Southern California Edison Installs Fire Watch Cameras

In an effort to increase their wildfire mitigation program, Southern California Edison has installed 78 cameras in high fire-risk areas that can be monitored around the clock and has plans to increase that number to 160 by the end of 2020.

There are two cameras already installed in Crestline along Playground Drive. 

“Two (cameras) will be installed in the San Bernardino Mountain region, located near Crestline and the Inland Empire by the end of this week,” said Reggie Kumar, Safety Advisor for SCE. “We hope to install more cameras on at least seven to 10 additional towers in this area which may include Snow Summit and Bear Mountain.”

The cameras are able to pan, tilt, zoom and perform 360-degree sweeps approximately every minute with 12 high-definition frames per sweep, Kumar said in a letter on Feb. 26.

SCE’s fire management organization and other public agencies can access the camera 24/7 to monitor wildfire activity.

Don Daigler, SCE director of business resiliency, helps oversee operations during major incidents, such as wildfires, severe storms and earthquakes.

“We actually create a relationship with (the fire department) through our Fire Management offices,” Daigler said. “We give them the software so they can get in and move the camera around. They wouldn’t necessarily need us to manage it for them, they can manage it themselves.”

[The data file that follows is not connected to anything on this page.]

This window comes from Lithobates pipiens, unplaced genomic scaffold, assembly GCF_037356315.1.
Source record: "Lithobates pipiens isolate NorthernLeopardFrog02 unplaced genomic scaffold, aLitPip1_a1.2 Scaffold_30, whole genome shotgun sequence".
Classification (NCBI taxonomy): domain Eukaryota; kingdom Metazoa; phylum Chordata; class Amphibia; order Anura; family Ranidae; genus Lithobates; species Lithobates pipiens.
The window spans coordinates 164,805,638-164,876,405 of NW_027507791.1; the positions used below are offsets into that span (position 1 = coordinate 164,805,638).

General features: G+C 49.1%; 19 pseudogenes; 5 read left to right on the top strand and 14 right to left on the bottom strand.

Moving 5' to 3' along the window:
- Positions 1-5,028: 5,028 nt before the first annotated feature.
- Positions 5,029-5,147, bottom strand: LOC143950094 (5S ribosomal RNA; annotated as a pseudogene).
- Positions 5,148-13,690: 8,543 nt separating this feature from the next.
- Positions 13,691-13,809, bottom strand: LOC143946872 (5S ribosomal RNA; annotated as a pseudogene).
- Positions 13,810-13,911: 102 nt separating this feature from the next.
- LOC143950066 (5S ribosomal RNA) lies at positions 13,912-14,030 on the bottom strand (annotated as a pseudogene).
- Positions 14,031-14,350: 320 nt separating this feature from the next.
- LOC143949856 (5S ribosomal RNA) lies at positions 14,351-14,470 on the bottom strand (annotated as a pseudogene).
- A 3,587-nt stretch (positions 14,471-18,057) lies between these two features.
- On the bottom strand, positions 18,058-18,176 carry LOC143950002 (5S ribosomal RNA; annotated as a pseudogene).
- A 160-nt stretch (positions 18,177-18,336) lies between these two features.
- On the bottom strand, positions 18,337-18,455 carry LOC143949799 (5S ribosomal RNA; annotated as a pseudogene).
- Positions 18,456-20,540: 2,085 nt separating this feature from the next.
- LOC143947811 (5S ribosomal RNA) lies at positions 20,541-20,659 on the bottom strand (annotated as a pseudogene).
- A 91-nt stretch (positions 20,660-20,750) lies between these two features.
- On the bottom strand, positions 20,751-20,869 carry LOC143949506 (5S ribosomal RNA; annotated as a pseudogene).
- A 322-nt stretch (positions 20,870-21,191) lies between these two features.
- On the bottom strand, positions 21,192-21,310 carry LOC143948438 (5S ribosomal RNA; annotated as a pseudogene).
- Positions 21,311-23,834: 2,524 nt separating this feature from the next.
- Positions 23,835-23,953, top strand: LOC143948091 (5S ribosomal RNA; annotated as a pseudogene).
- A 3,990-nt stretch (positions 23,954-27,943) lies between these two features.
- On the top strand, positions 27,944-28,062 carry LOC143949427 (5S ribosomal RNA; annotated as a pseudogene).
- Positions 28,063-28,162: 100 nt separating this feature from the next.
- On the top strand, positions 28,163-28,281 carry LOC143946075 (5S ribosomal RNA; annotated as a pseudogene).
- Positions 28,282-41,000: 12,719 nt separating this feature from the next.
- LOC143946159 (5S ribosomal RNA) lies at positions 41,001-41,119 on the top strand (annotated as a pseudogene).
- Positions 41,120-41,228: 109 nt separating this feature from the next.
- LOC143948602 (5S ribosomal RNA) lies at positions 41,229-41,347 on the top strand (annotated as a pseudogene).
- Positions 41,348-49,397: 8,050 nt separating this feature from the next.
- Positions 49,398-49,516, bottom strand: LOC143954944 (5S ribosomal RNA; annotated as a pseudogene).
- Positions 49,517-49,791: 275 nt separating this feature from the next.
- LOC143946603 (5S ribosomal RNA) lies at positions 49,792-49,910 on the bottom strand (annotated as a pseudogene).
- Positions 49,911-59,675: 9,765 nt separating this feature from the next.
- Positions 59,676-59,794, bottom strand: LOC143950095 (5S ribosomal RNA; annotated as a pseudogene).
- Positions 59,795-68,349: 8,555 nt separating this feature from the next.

Daigler said he has three wildfire managers who were previously firefighters and SCE linemen who have fostered a close relationship with the fire communities throughout the years.

“When we go into a fire event, whether it has anything to do with us starting it or not … I deploy those folks to the fire incident command post,” Daigler said.

Their role is to provide advice and counsel to the firefighters over electrical and safety issues, Daigler added.

Daigler also said that SCE will have up to 100 cameras installed by the end of April and 160 cameras installed by the end of this year, which will mean 90% coverage in high fire risk areas.

“Before the cameras, we relied on reports from fire agencies and the media, as well as on scene observations by our crews to address wildfire activity in our service area,” Daigler added in the letter. “The fire-monitoring cameras provide real-time images that we can rely on to protect our customers, communities and equipment from the ongoing threat of wildfires.”

The technology will enhance the SCE’s situational awareness and give fire agencies the ability to respond to wildfire activity more quickly, Kumar said in the letter.

Daigler said most, if not all, of the cameras are installed on pre-existing structures, which means no additional construction or impact on the environment is necessary.

Christian Shepherd can be reached at cshepherd@mountain-news.com.